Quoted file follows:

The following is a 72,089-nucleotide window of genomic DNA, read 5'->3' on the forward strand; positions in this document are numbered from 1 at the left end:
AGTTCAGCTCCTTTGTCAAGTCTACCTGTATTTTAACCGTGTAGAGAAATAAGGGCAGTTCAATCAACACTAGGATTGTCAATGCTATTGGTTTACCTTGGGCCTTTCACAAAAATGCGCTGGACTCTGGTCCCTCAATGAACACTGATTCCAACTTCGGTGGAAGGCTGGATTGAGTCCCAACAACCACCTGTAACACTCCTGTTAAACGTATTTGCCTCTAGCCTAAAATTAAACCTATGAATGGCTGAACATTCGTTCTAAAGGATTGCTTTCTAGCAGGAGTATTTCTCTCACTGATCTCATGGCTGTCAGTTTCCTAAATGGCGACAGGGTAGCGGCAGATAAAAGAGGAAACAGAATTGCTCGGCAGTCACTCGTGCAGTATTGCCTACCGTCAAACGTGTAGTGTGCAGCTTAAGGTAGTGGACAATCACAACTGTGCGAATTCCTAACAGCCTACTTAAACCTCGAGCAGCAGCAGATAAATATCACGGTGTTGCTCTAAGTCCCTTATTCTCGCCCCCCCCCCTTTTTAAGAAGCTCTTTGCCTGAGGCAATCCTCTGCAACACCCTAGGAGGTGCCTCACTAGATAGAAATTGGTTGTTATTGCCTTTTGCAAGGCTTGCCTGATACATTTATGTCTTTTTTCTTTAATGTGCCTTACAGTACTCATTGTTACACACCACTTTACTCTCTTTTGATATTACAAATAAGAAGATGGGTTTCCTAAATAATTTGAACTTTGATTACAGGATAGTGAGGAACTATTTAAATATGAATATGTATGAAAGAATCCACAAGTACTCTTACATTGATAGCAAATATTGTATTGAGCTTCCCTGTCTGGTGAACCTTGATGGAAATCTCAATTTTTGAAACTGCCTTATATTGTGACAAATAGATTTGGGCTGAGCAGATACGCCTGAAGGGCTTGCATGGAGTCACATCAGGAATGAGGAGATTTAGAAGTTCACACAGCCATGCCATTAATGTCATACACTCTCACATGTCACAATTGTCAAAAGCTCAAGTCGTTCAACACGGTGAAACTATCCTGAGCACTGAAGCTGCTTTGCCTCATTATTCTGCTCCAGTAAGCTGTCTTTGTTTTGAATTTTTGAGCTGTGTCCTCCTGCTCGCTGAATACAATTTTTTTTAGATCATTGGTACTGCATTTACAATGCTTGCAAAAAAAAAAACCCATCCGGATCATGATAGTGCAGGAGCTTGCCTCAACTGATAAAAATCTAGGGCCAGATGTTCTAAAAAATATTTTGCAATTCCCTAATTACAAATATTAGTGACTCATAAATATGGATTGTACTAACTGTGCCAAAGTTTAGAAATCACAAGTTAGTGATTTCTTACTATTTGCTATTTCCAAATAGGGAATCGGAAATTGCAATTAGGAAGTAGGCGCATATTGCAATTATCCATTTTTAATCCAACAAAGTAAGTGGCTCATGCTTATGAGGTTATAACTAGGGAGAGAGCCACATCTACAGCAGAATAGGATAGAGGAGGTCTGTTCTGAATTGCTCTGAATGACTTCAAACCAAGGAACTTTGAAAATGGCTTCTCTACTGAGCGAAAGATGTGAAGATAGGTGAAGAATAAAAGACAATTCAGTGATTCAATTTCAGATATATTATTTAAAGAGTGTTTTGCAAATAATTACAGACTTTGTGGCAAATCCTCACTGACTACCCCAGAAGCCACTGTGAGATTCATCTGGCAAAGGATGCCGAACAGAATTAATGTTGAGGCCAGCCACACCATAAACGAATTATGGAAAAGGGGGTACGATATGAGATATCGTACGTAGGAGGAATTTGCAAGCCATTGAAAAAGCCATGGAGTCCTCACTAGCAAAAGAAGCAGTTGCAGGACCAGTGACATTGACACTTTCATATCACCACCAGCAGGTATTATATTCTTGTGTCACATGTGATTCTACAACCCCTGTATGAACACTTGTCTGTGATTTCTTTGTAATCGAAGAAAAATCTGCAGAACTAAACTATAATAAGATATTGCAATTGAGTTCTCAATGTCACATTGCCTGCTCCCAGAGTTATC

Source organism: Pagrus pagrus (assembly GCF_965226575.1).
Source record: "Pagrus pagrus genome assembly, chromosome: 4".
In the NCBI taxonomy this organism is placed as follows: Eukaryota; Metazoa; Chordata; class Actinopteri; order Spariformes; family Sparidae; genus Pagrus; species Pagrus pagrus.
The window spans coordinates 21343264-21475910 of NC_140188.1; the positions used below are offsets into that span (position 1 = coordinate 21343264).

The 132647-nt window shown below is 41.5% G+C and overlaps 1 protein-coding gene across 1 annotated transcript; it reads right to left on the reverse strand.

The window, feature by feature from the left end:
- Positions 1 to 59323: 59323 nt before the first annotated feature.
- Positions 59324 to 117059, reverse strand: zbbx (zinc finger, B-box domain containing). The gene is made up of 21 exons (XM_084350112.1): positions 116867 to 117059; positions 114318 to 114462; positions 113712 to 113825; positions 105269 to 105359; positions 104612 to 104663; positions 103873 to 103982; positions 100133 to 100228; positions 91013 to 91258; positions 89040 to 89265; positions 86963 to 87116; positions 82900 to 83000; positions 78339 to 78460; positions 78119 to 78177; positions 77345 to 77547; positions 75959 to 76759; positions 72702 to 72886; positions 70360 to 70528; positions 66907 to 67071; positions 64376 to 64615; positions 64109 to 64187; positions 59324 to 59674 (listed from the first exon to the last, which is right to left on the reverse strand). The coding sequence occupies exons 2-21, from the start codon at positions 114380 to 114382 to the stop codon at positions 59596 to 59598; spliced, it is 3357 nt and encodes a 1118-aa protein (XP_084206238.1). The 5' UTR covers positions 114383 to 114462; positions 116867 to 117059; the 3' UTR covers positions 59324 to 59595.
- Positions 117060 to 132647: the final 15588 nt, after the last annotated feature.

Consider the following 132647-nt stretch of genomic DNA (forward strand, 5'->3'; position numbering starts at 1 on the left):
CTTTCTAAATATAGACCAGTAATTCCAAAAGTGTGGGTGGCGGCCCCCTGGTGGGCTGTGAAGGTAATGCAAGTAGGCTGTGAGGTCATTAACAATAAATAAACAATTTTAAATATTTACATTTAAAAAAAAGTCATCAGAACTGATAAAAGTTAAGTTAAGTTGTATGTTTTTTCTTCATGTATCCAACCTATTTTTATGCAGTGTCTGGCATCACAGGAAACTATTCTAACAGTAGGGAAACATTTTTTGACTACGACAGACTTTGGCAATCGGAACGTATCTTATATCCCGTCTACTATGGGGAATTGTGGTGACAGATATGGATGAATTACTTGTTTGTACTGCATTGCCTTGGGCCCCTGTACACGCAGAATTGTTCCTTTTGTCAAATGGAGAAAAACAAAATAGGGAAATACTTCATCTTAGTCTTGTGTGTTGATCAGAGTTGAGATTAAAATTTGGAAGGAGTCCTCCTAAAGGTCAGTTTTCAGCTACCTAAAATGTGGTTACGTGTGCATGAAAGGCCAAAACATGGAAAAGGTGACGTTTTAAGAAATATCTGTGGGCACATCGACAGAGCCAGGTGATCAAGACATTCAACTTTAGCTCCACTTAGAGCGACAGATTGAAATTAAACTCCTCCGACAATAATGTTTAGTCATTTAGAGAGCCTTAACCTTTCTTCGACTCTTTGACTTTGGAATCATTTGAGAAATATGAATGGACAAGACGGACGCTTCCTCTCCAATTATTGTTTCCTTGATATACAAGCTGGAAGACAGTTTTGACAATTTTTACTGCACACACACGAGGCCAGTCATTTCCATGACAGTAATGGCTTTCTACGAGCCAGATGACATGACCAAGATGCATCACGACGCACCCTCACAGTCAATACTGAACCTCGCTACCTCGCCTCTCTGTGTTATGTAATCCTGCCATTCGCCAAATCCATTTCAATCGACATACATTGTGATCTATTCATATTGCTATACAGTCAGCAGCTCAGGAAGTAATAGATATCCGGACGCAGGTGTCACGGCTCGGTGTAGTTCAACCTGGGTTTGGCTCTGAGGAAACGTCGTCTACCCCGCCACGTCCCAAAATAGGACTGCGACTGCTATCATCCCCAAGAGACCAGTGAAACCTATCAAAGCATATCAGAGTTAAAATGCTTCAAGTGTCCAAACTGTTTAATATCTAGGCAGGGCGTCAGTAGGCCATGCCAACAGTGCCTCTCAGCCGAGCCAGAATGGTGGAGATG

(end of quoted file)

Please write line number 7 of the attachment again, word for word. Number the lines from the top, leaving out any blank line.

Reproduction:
The 132647-nt window shown below is 41.5% G+C and overlaps 1 protein-coding gene across 1 annotated transcript; it reads right to left on the reverse strand.